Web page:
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Dr. King responds to a request to serve as the speaker at Cheyney State College's 1964 Commencement ceremonies. He informs the college's president that he has another commitment on the same day that renders him ineligible to accept the invitation.
The Big Johnny Reb Radio Show, a show syndicated throughout the State of Georgia, criticizes Dr. King for his position on the Vietnam War. The management of the radio station agrees with the view that too much American blood has been spilled, but they also state Dr. King should not denounce his own country's cause in the fight against Communism.
The SCEF Executive Board asserts that the attack of black power is injuring the plight of democracy in the United States. The SCEF board declared "the idea of black power has a long and honorable history but it is currently being misrepresented in the news media in the United States."
Dr. King's secretary, Dora McDonald, recommends two articles published in The Carolina Israelite. "Negro Morality" makes distinctions between crime committed by impoverished Negroes and their ethically challenged white counterparts. The second article,"Why Didn't She Stay Home?" discusses tactics of the "Far Right," the ignoring of crimes committed against Negroes, and the role of both white and black clergy in the preservation of Christian ideals.
Mr. Huston writes to request that the photos of Mrs. King and her daughter which appear on the cover of Life Magazine, April 1968 be widely distributed. Huston believes that if this is done the larger public will be just as moved as he was and further serve to promote the memory of Dr. King.
Burke Marshall, Assistant Attorney General of the Department of Justice, writes Dr. King in response to a recent telegram concerning an investigation in the alleged assault upon Miss Shirley Gaines by an Albany police officer.
Dover Beale and Theodore Patterson send well wishes and hopes for a full recovery to Dr. King.
Dr. King delivered this sermon in November 1957 while serving as the pastor of Dexter Avenue Baptist Church. In the sermon, Dr. King discusses the Christian dilemma of being "a citizen of two worlds: the world of time and the world of eternity." He situates the experience of black people in America within this dichotomy, and asserts that Christians must not conform to the world of mass opinion when it lacks Christian virtue, but must assume nonconformity.
In this news release, Roy Wilkins, Executive Secretary of the NAACP, addresses Congress to voice the people's concern in their quest for freedom, jobs and equal rights. He commends Republicans and Democrats in support of legislation to end discrimination.
The secretary of Mr. Mel Arnold of Harper and Row Publishers, sent this correspondence to Dr. King secretary, Miss. Dora McDonald. The content of the letter thanked Miss. McDonald, for sending a previous letter and requested additional chapters for Dr. King's second book. The book was entitled "Strength to Love."
Reverend Martin Luther King, Jr.'s abstract of his doctoral dissertation in Systematic Theology at Boston University details the fundamental problem of evaluating the concept of God in the philosophical and theological thoughts of Paul Tillich and Nelson Wieman; methods of procedure implemented throughout his research; and his conclusions drawn from the teachings of Tillich and Wieman.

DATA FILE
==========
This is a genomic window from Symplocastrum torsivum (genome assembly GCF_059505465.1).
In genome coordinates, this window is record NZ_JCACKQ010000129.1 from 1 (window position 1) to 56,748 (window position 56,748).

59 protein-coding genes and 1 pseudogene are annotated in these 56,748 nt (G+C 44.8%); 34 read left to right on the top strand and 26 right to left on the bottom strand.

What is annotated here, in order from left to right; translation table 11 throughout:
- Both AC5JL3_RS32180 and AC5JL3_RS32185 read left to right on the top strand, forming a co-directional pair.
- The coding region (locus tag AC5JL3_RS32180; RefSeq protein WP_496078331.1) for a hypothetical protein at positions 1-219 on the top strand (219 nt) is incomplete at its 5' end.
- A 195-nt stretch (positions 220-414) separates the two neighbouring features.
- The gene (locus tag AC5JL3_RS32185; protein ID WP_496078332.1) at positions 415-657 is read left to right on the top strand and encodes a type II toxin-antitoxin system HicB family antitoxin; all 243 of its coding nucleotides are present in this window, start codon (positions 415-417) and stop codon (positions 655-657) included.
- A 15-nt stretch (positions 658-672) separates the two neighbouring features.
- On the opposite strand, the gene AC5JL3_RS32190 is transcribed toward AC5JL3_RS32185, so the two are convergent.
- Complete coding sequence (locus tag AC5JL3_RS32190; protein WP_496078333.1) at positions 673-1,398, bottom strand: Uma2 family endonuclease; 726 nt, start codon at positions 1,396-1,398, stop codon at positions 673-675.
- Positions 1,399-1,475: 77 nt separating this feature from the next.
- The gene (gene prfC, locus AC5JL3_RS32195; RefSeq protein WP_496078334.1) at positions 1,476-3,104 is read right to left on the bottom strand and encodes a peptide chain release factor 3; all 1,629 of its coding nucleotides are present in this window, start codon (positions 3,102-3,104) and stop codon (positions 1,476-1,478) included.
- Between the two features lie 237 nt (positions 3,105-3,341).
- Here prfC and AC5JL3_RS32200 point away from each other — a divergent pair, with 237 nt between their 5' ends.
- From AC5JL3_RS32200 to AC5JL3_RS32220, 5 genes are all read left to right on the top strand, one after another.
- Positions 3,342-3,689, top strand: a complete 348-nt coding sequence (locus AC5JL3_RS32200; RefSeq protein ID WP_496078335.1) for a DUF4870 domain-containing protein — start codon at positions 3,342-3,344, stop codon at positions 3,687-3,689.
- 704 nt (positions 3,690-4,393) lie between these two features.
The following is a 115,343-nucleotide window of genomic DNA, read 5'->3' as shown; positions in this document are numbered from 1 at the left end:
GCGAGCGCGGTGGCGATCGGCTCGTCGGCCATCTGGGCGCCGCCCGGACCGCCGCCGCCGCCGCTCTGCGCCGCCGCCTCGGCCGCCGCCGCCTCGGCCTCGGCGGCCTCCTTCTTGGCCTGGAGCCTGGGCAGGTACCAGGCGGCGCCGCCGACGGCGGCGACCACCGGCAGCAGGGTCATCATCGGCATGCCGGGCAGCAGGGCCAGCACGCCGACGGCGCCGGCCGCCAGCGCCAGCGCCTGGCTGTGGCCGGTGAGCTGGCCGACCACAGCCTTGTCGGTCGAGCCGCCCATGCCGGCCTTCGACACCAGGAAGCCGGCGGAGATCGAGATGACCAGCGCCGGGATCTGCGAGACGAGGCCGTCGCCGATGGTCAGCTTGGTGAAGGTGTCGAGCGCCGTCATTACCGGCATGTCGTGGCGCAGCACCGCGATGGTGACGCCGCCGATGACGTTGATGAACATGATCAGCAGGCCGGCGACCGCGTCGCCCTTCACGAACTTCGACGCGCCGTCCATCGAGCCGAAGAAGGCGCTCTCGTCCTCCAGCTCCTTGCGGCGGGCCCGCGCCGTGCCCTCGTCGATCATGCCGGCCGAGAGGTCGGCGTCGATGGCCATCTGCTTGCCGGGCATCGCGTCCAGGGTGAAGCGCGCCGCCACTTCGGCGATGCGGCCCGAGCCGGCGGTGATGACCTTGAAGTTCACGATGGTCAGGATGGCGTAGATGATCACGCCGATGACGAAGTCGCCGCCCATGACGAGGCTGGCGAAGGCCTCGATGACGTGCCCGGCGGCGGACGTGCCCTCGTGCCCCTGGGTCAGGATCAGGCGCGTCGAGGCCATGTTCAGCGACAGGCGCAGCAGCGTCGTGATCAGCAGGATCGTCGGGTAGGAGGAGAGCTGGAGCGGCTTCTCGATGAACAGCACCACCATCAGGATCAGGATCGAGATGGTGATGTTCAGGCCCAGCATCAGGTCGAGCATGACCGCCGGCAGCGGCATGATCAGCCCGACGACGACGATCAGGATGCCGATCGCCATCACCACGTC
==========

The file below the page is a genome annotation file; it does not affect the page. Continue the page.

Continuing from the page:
B. J. Mason deplores how justice is not yet color-blind, at least in Alabama. Mason states that Mr. Boykin's right to "due process of law" is being violated. Edward Boykin admitted guilt to a crime and was sentenced to death, but the trial judge had not ensured that the defendant understood the plea. The U.S. Supreme Court overturned the conviction in Boykin vs. Alabama (1968), citing the Fifth and Fourteenth Amendments.
This document portrays a picture of Dr. King Sr. with an excerpt written by Emily Dodson McCrary.
This letter was written to Dr.King from the Mt.Olive Baptist Church. They were sending a donation to the SCLC and thanking them for rebuilding their church that had been burned.
In this letter, Mr. Hamman lectures Dr. King on the concept of heaven and hell, asserting that there is no race, nationality, etc., before God.
Gene Young of Harper and Row Publishing sends this letter to Joan Daves, Dr. King's literary agent. He explains that he is waiting to send out promotional copies of Dr. King's most recent book, "Where Do We Go From Here," until after he receives a list of who Dr. King and the Southern Christian Leadership Conference have already sent copies. He attaches a list of those sent copies of Dr. King's last book so that they might use it as a checklist, including President Johnson, Vice President Humphrey, Robert F. Kennedy, and Dr.
Juanita McKinly requests Dr. King visit her home to evaluate the less than standard living conditions of the building. As a key figure for addressing social ills, many people sought the help of Dr. King in relation to individual concerns.
Dr. King took the opportunity to address this letter to Daniel Casten, M.D. thanking him for his financial donation to the Mississippi "James Meredith" March. He noted that the march allowed Negroes, in Mississippi, to resolve their fears and fight for justice. A key quotation, in this document, stated to Dr. Casten, "You are a part of that dedicated group of people standing as a beacon light of hope to all of the disinherited men and women of our nation."